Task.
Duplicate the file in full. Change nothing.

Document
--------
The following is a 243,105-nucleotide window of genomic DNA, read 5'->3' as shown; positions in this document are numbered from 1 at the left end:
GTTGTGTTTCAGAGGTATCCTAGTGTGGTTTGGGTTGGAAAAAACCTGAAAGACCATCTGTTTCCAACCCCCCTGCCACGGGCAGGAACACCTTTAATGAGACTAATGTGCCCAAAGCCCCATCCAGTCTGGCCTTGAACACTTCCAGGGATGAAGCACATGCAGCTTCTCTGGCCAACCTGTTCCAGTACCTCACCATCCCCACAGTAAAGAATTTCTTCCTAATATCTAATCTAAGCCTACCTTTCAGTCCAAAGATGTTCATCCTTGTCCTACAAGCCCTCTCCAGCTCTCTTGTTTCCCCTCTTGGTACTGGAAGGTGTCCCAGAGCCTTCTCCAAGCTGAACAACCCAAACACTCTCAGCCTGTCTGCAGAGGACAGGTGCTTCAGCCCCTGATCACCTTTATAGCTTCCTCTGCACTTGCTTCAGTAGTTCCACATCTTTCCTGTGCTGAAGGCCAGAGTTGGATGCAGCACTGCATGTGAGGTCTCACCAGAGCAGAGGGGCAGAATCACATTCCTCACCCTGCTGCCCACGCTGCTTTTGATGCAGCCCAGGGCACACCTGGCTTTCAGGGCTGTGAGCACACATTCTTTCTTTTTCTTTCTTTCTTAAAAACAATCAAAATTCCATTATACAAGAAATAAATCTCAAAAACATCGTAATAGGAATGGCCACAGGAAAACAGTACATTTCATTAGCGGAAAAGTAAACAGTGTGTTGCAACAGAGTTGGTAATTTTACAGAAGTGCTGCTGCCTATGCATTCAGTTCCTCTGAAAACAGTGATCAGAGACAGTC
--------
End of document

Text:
The following is a 243,105-nucleotide window of genomic DNA, read 5'->3' as shown; positions in this document are numbered from 1 at the left end:
GTTGTGTTTCAGAGGTATCCTAGTGTGGTTTGGGTTGGAAAAAACCTGAAAGACCATCTGTTTCCAACCCCCCTGCCACGGGCAGGAACACCTTTAATGAGACTAATGTGCCCAAAGCCCCATCCAGTCTGGCCTTGAACACTTCCAGGGATGAAGCACATGCAGCTTCTCTGGCCAACCTGTTCCAGTACCTCACCATCCCCACAGTAAAGAATTTCTTCCTAATATCTAATCTAAGCCTACCTTTCAGTCCAAAGATGTTCATCCTTGTCCTACAAGCCCTCTCCAGCTCTCTTGTTTCCCCTCTTGGTACTGGAAGGTGTCCCAGAGCCTTCTCCAAGCTGAACAACCCAAACACTCTCAGCCTGTCTGCAGAGGACAGGTGCTTCAGCCCCTGATCACCTTTATAGCTTCCTCTGCACTTGCTTCAGTAGTTCCACATCTTTCCTGTGCTGAAGGCCAGAGTTGGATGCAGCACTGCATGTGAGGTCTCACCAGAGCAGAGGGGCAGAATCACATTCCTCACCCTGCTGCCCACGCTGCTTTTGATGCAGCCCAGGGCACACCTGGCTTTCAGGGCTGTGAGCACACATTCTTTCTTTTTCTTTCTTTCTTAAAAACAATCAAAATTCCATTATACAAGAAATAAATCTCAAAAACATCGTAATAGGAATGGCCACAGGAAAACAGTACATTTCATTAGCGGAAAAGTAAACAGTGTGTTGCAACAGAGTTGGTAATTTTACAGAAGTGCTGCTGCCTATGCATTCAGTTCCTCTGAAAACAGTGATCAGAGACAGTC